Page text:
By now we all (hopefully!) know that one of the most effective ways to prevent catching and spreading the coronavirus is to thoroughly wash your hands with soap and water or an alcohol-based sanitiser. If you haven’t already, please read our informational blog Coronavirus: How To Protect Yourself.
But we wanted to know why the experts are recommending hand washing as a preventative measure. How is such a simple act effective against a virus that has no cure? Sure, washing hands obviously gets rid of dirt and germs, but there is actually a deeper reason.
Viruses, like any living organism, consist of molecules and substances such as proteins, lipids (fats), and even RNA. In the COVID-19, as in many viruses and bacteria, these core building blocks are held together by a lipid layer or membrane. Because soap and alcohol break down fats, they have the ability to inactivate the virus by destabilising this lipid membrane. Soap and water works particularly well because the combination can quite literally lift up the virus from off your skin and carry it down the drain. But if you aren’t near a tap and soap, then alcohol based (minimum 60% concentration) hand sanitiser will work just fine.
There has been nothing short of a full scale onslaught for buying up hand sanitiser and ingredients to make your own sanitiser such as alcohol, aloe vera gel and vegetable glycerine, and many shops have now sold out. If you are wondering what to do if you can’t find the items you are looking for, then please read on for options.
Technically any soap or agent that has the ability to break down a lipid layer can destroy the virus from surfaces and hands. This includes conventional soap, homemade soap, surfactant-based handwashes, alcohol sanitisers, etc. So please don’t panic if you can’t find alcohol or aloe vera gel!
If the kids are home from school and you are wondering how to keep them busy, this is a great opportunity to teach them how to make their own hand wash, soap and sanitiser.
Making up your own hand wash is actually really easy. Here is what you need:
Pump bottle or re-used bottle
9% or 22.5ml coco glucoside
10% or 25ml cocamidopropyl betaine
10% or 25ml vegetable glycerine
5ml OliveM 300 (optional but recommended)
Weigh out the surfactants and stir gently to blend them. Then stir in the veg glycerine, then the water in a few additions, stirring in between each.
Dollop out some of the handwash into another bowl and stir in your essential oils and preservative, then add it all back into the main mixture. This just helps it combine better. If you are using the OliveM 300, add this in now too.
Test the pH, and if necessary adjust it down by adding a small amount of citric acid solution (a few citric acid crystals in some water). If you want to thicken the hand wash you can add in a pinch of xanthan gum or some salt and blend well with a stick/immersion blender. Decant into a pump bottle and use it regularly.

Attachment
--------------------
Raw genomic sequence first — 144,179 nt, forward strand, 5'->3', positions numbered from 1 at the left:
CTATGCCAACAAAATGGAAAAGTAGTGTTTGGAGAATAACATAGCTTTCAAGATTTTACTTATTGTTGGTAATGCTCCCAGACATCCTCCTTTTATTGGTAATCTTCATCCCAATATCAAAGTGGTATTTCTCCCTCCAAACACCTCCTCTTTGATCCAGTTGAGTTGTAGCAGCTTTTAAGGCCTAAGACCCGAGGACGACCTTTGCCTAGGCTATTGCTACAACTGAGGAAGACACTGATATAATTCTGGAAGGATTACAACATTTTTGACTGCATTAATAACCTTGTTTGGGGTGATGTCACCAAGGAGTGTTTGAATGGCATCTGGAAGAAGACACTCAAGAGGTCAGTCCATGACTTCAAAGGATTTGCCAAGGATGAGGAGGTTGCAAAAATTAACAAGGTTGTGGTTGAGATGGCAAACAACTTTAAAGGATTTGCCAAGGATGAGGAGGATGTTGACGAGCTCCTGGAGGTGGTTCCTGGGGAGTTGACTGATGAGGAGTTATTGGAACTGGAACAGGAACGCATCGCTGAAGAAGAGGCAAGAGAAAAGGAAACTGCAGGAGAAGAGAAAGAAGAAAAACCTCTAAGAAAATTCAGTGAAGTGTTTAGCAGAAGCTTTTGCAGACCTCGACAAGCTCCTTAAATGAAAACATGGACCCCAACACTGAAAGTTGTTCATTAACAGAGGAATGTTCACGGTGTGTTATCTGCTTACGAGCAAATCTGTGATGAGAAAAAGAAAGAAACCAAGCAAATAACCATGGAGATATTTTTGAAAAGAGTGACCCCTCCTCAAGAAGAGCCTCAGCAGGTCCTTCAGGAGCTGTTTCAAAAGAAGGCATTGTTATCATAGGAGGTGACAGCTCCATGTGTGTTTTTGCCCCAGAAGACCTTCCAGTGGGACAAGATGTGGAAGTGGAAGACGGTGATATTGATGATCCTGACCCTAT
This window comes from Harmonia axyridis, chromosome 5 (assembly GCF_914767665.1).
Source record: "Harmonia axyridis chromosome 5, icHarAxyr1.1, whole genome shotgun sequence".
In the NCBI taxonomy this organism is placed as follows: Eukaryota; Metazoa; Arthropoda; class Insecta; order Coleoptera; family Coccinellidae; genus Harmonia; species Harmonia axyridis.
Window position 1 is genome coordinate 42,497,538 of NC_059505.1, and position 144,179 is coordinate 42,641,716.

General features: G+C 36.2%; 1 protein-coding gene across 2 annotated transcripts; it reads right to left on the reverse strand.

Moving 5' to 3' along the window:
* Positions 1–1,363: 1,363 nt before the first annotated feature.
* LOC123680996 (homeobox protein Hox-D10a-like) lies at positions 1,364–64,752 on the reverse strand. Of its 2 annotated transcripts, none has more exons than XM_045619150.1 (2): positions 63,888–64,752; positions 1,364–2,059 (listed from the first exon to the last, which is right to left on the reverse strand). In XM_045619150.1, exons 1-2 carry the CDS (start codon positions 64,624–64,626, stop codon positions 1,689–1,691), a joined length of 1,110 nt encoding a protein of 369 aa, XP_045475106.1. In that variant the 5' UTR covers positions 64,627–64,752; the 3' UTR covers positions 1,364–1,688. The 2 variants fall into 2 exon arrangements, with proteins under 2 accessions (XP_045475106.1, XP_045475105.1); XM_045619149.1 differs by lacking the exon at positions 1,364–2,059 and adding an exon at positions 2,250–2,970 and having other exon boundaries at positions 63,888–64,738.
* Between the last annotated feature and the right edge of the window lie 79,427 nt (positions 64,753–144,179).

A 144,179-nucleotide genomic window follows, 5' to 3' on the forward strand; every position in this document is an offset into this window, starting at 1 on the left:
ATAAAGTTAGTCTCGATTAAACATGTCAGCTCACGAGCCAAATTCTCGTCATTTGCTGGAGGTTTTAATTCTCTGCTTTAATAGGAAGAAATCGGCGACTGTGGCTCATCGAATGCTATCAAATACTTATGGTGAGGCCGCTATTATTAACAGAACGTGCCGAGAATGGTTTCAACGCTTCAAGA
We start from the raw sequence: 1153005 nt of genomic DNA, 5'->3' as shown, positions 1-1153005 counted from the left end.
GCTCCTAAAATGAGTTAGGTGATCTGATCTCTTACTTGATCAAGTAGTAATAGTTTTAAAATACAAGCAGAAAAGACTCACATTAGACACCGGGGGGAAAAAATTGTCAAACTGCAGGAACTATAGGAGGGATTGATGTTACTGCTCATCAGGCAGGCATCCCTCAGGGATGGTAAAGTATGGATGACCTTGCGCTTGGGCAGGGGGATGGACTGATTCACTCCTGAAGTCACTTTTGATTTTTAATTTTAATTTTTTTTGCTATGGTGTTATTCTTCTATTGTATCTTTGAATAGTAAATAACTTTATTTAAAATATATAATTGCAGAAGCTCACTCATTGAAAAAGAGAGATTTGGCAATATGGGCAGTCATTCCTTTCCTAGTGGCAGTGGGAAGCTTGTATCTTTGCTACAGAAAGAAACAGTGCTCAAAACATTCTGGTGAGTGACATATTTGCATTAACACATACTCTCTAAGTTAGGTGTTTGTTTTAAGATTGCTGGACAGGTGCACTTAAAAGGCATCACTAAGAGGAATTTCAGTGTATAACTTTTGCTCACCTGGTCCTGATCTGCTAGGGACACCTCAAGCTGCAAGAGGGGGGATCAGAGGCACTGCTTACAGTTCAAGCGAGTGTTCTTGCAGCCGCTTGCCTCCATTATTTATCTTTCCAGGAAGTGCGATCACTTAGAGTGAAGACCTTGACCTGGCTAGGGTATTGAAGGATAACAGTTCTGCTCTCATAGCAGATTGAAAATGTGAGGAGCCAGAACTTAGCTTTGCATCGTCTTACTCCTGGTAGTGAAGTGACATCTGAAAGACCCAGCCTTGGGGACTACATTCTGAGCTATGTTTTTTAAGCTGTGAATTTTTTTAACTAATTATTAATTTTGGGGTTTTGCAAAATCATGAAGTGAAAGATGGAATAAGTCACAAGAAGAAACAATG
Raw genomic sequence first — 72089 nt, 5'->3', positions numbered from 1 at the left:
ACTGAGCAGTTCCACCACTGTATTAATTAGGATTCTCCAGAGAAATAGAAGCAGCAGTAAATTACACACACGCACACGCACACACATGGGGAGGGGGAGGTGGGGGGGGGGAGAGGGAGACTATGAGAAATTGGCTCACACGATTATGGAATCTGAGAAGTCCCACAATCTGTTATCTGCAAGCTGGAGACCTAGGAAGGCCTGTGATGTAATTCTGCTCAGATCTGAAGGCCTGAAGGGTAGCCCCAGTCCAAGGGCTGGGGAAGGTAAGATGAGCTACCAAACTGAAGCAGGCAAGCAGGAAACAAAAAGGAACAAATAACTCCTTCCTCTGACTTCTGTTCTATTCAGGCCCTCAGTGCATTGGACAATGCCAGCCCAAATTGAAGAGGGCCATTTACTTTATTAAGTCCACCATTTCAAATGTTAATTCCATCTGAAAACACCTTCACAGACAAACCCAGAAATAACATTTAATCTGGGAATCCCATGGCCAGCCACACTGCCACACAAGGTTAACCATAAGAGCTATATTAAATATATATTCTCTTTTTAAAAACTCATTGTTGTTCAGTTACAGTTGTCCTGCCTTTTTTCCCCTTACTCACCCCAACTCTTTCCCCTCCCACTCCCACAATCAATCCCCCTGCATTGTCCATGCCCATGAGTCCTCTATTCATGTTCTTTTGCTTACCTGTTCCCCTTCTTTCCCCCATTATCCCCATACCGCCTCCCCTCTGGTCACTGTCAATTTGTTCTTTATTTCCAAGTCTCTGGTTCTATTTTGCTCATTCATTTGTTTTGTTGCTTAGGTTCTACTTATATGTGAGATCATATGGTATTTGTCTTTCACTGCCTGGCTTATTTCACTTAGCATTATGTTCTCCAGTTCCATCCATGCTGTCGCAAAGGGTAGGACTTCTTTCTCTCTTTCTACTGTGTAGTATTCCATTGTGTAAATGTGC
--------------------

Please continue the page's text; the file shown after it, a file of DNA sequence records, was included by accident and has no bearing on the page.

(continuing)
For more recipes and reading go to Surfactants Part 2: DIY Liquid Hand Wash
You can also make soap using the quick and easy Melt and Pour Soap Base (note this base does contain SLS). Simply melt down the base, add in your favourite antibacterial essential oils, pour into molds and leave to set. Then you have plenty of soap for the whole family.
There is going to be much waste produced from the panic surrounding Covid-19. To lessen your waste footprint, why not try DIY reusable wet wipes. You can make up either an alcohol based solution, or a surfactant solution (more soapy).
Gauze swabs or cut up fabric
Good for the Ground packet for storage
5ml bacteria buster
70ml isopropyl alcohol
5ml coco glucoside
70ml water, or substitute the water forcolloidal silver
Feel free to add in any essential oils to the solutions.
Soak the gauze swabs in your chosen solution and store in a sealed plastic bag. To use, take out the bag, wipe down your hands with your reusable wet wipes, and rinse off your hands with your bottle of carried water if you used the surfactant solution. It's not necessary to rinse if you used the alcohol solution. Then pop the used wipes bag in the bag and take home to sterilize and re-use.
Apart from regularly washing hands and social distancing, boosting your immune system is a must. here are some of our favourite immune boosting teas:
Astragalus increases white blood cell count, and helps the healing process after illness. It is used to treat colds and respiratory infections.
Ashwagandha has been used in various Ayurvedic treatments for centuries. It is also a nerve tonic and adaptogen - just what we all need right now.
Echinacea (herb and root) increases your white blood cell count, which helps your body fight infections, specifically respiratory infections. It is an immunomodulator, and may help to boost immunity in healthy people and reduce symptoms of illness, specifically colds and flu.
Olive leaf helps your immune system in two ways: firstly there is evidence it boosts phagocytosis - when your immune system cells engulf and eat up invaders, and secondly it can disrupt bacteria and virus cell generation.
Vitamin C for immune defense.
Look after your mental health and watch your stress levels, get some sunshine and exercise everyday, try to sleep well and look after yourself during these times. A pandemic like this is obviously awful but also gives us all a chance to take a step back, practice social responsibility and take a little bit more care of ourselves and one another.
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